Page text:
August 1, 2007
Traversing the Law
Mr. Lucas’ article was most appropriate. The subject and information related to “The Manual” supports what I have been teaching my surveying students at [the] college level for a long time. It is good to know that others understand the purpose of “The Manual” and how it should and should not be used in surveying. I would recommend to any surveyor [who] deals with the Public Land Survey System in any way, especially county surveyors, to read … no, study the article and materials referred to. It may change the way you look at restoration of lost and obliterated corners.
Ernest D. Rowley, PLS
I just read the article “Requiring licensure for digital stakeout” by Harry Ward, and wanted to send you my thoughts. Just about every engineer or surveyor I know would not know how to build a 3D model if they tried. Most only know AutoCAD from the time they spent working as interns doing mediocre drafting during summer breaks from school. I have been in the civil consulting field for almost 20 years and have been building 3D models for at least 15 of those years. To say that only a licensed engineer or surveyor is competent enough to build a 3D model only shows the arrogance typically found in the engineering and surveying profession. What training is involved with becoming a licensed engineer or surveyor that is associated with 3D modeling? Are there college courses teaching 3D modeling? As far as I know there are none. The interns I am working with this summer are from large big name colleges and have very little knowledge of AutoCAD outside of drawing text, lines and circles. Also, if you look at any CAD file produced by engineering and surveying firms these days you would see why there is a need for people like me [who] can build a detailed 3D model. It is absolutely crazy that firms (even large national firms) are still hand drawing contours in AutoCAD to create drawings and surfaces. These plans are done under the supervision of a PE but still lack the 3D data and detail required for machine control.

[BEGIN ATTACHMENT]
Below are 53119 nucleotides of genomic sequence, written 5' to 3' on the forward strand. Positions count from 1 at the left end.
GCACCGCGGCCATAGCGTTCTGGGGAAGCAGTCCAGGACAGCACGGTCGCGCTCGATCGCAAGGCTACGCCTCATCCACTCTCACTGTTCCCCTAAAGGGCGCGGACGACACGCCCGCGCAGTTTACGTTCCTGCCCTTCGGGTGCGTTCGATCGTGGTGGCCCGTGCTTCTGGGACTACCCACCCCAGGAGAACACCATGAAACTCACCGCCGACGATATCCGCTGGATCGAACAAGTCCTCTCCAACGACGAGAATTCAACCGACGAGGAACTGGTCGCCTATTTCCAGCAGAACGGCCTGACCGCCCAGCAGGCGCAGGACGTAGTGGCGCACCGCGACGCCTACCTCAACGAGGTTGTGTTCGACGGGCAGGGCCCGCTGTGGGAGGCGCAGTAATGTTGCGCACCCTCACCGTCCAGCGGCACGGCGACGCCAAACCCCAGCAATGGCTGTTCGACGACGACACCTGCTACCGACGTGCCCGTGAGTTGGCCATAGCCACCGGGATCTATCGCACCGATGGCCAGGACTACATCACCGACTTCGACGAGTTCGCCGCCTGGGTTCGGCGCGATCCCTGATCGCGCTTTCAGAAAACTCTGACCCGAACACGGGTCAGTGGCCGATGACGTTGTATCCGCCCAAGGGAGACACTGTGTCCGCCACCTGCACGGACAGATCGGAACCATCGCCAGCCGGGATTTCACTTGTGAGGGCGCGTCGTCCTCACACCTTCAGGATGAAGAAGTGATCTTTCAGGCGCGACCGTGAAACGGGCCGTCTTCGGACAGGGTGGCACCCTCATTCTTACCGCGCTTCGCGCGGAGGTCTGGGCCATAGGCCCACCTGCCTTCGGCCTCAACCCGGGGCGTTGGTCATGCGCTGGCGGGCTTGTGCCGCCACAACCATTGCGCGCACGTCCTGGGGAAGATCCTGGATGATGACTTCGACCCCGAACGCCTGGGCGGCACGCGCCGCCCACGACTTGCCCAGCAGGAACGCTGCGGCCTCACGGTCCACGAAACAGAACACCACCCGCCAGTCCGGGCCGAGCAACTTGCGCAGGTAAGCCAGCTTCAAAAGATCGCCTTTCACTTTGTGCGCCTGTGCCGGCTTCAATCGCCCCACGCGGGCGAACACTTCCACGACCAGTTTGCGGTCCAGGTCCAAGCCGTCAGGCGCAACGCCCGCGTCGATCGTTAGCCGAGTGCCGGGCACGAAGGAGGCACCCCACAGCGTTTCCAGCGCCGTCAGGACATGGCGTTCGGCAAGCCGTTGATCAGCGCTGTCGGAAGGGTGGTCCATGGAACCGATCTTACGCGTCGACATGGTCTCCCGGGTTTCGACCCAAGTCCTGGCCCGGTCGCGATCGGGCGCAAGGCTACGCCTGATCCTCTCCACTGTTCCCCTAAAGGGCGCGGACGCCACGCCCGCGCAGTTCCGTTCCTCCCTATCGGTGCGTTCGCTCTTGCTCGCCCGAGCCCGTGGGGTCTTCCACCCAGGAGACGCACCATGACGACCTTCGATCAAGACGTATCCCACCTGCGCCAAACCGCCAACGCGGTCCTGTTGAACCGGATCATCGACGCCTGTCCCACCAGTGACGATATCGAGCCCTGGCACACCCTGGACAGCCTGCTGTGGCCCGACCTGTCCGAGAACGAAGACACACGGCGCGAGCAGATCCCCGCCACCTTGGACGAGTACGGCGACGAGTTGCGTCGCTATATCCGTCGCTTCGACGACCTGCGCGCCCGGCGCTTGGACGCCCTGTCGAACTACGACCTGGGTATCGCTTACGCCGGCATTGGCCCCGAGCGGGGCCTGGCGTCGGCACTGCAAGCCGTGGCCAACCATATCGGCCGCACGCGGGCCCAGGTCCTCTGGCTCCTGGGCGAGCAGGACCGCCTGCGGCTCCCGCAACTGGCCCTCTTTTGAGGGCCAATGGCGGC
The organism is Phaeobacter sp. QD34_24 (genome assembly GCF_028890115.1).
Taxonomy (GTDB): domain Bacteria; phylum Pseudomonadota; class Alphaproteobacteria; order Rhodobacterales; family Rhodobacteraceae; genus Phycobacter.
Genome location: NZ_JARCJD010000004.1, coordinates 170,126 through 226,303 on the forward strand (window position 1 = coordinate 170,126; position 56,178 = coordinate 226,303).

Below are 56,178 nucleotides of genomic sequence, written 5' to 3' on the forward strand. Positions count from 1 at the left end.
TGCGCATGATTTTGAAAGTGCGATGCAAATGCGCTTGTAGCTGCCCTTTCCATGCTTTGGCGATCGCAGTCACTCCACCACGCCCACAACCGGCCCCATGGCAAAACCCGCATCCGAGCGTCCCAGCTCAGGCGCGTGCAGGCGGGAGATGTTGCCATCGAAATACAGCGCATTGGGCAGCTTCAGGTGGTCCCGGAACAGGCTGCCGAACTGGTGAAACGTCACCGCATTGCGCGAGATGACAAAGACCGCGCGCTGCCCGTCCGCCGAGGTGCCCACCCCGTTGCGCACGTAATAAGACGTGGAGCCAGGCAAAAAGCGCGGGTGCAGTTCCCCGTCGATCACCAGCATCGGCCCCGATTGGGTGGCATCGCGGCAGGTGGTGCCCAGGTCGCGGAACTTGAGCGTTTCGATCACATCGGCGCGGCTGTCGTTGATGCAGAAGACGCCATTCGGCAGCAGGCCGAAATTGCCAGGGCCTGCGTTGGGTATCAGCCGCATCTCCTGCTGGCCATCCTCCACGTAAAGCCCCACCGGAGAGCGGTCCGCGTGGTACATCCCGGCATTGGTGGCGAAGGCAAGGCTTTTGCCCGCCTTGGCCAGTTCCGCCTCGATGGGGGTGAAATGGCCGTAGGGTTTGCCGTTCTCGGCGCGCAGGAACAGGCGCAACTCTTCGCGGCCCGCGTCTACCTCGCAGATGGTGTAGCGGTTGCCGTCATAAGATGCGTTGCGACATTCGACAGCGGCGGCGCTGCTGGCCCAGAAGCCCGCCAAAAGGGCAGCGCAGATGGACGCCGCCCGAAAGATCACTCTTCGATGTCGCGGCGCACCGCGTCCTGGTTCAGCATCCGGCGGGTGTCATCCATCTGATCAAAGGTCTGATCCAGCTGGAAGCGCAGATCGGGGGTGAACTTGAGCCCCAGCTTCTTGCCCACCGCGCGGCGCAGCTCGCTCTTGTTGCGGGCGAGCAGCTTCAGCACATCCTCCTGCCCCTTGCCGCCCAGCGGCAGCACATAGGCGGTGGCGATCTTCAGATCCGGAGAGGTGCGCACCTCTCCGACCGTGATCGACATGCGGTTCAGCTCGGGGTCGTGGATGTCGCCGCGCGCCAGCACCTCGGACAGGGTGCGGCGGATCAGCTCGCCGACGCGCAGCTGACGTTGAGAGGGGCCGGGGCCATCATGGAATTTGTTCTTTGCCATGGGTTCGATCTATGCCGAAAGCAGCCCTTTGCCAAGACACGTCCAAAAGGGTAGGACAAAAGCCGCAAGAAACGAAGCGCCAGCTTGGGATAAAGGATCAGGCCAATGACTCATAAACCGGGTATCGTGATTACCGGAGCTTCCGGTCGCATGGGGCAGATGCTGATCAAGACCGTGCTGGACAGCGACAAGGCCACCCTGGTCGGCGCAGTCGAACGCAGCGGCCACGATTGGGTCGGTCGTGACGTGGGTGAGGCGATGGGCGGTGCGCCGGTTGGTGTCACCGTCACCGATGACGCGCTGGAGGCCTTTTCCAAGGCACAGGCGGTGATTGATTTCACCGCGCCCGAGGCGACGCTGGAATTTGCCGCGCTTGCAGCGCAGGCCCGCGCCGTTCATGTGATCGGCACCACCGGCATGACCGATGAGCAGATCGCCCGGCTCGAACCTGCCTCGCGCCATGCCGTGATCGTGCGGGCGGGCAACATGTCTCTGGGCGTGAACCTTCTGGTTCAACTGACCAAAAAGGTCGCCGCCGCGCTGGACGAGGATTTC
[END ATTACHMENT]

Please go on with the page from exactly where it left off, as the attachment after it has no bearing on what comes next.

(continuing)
I am trained and certified to create 3D models and am not a licensed engineer or surveyor, and I was trained by non-licensed individuals as any licensed engineer or surveyor would be. I would say that I am extremely competent and able to perform 3D data prep for use with machine control. Mr. Ward would say that I am not simply because I am not a licensed individual. Even if I got licensed tomorrow I would still be the same individual and possess the same knowledge about 3D modeling and machine control. I would not all of a sudden become an expert in the matter just because I became licensed. Are we going to require those [who] do the training to be licensed also? Where does it stop? To assume that only a licensed individual can produce an error-free model is absolutely ridiculous. Let the free market dictate who is able to grow a business producing 3D models. The people [who] produce poor models will be quickly weeded out and be put out of business due to lack of work because no one will want to do business with them. The article cited a few instances where things went wrong but did not report the stuff that goes right as is the case most of the time. In my experience from doing data prep, any errors are due to the control setup in the field by a licensed surveyor and not the model! The last time I checked, licensed engineers and surveyors still make mistakes and get sued. If a contractor chooses to hire someone without the proper E&O insurance, that is their fault to do business that way with millions of dollars on the line.
It seems like this is all about dollars and who gets the piece of the pie and much less about the actual knowledge and abilities of individuals. It doesn’t matter if that person is licensed or not. Anyone who does a model can be sued and held accountable. The state boards have the authority to impose fines and revoke licenses, but no one is ever going to go to jail for an error in a 3D model.
In my opinion it is extremely arrogant to assume that only a licensed individual may perform 3D modeling for use with machine control grading. There would not be a need for 3D data prep if the licensed individuals had the training and expertise to produce the data in the first place. The data prep market was built out of necessity and to say the ones that have been doing it no longer can just shows the greed of the engineering and surveying professions. Let the market determine who can and can’t build models.
Columnist Harry Ward, PE, responds:
What we tried to do in this article was to inform the surveying community that this position [of requiring licensure for digital stakeout] was gaining momentum around the country. Another aspect of the discussion has to do with the double-edged sword associated with the states’ position statements and that although it may expand the work falling into the engineers and surveyors area, it also brings with it new responsibility to become better trained and skilled in how to perform this level of work required by contractors. It has very little to do with who makes the model but it has a lot to do with who is legally and financially responsible for the work.
Excellent article! I fully support licensed individuals being in charge of this type of work. In fact, I believe all GPS and construction staking activities should be under the direction of a licensed person.
Doug Cruse, LS
On page 72 of Turning Points in the June issue, Point to Point Inc.’s headquarters location was inaccurately listed as Kansas City, Mo. The correct location of Point to Point Inc. is Marshall, Va.
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